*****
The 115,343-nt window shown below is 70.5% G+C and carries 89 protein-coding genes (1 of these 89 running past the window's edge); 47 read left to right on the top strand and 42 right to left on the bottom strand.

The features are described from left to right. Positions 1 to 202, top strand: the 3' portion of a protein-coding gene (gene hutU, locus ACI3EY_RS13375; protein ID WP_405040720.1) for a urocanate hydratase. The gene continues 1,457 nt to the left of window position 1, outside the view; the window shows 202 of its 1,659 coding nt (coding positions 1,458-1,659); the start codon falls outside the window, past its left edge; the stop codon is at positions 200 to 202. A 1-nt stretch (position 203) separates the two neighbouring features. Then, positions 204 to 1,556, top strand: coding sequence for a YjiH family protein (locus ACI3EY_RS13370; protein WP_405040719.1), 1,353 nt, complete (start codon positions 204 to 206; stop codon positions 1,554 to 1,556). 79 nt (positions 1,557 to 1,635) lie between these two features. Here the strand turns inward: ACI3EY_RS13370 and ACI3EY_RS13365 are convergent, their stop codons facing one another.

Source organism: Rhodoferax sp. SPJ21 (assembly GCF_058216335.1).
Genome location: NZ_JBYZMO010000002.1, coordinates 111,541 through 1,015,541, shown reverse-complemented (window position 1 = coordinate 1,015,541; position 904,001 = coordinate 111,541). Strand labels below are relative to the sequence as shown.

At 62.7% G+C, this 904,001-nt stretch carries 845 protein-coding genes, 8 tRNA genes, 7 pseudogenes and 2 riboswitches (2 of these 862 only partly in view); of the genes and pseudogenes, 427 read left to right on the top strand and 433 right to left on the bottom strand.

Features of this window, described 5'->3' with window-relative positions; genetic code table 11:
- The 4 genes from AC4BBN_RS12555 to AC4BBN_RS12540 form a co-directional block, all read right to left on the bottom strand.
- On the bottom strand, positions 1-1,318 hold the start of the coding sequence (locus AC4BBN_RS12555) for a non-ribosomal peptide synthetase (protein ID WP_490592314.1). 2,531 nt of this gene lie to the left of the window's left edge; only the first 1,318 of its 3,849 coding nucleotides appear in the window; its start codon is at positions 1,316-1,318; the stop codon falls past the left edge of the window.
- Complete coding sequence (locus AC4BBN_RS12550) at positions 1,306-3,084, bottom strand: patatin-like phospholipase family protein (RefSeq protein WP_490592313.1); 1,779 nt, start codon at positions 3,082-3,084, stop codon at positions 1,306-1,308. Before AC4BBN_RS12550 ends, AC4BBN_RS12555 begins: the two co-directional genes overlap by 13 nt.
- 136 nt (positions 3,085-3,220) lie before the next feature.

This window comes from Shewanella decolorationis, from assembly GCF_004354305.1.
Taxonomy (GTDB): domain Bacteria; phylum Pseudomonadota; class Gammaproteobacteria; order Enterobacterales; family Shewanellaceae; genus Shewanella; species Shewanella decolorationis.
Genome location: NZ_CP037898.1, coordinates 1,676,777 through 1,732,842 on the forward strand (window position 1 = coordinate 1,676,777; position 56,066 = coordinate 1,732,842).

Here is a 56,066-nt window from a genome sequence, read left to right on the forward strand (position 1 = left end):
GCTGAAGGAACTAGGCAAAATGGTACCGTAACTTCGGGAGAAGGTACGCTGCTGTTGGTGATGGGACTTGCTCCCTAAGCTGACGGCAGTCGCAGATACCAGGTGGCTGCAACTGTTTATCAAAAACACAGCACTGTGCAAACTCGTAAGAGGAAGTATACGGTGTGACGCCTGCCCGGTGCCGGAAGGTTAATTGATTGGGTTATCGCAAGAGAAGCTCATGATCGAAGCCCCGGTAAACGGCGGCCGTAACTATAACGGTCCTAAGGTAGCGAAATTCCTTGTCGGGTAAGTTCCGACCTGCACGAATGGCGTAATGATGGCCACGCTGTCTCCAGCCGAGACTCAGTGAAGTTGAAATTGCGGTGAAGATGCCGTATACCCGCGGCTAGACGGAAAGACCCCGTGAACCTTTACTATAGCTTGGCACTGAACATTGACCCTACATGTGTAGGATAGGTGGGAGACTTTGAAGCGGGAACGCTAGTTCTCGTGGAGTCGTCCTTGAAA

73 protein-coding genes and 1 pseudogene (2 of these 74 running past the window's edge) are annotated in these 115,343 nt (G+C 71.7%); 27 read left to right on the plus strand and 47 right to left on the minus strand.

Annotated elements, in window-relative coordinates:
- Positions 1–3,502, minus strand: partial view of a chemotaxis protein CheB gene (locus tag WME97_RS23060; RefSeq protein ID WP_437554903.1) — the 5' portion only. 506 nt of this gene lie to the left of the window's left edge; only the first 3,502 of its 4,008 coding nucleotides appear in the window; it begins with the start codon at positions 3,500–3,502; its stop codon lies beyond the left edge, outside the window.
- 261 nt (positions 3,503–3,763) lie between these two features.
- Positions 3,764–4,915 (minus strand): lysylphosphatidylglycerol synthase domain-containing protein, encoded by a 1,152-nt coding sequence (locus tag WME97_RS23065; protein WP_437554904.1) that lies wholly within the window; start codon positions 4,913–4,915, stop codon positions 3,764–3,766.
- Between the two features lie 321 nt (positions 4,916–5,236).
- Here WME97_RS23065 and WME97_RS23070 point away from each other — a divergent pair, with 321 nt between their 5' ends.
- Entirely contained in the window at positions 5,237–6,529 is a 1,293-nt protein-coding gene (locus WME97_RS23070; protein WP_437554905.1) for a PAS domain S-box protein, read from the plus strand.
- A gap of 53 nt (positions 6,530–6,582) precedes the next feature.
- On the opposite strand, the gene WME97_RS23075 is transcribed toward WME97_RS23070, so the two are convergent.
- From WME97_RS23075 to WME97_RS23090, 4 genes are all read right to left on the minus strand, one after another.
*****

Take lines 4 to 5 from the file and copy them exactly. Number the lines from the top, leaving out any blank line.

Genome location: NZ_JBYZMO010000002.1, coordinates 111,541 through 1,015,541, shown reverse-complemented (window position 1 = coordinate 1,015,541; position 904,001 = coordinate 111,541). Strand labels below are relative to the sequence as shown.

At 62.7% G+C, this 904,001-nt stretch carries 845 protein-coding genes, 8 tRNA genes, 7 pseudogenes and 2 riboswitches (2 of these 862 only partly in view); of the genes and pseudogenes, 427 read left to right on the top strand and 433 right to left on the bottom strand.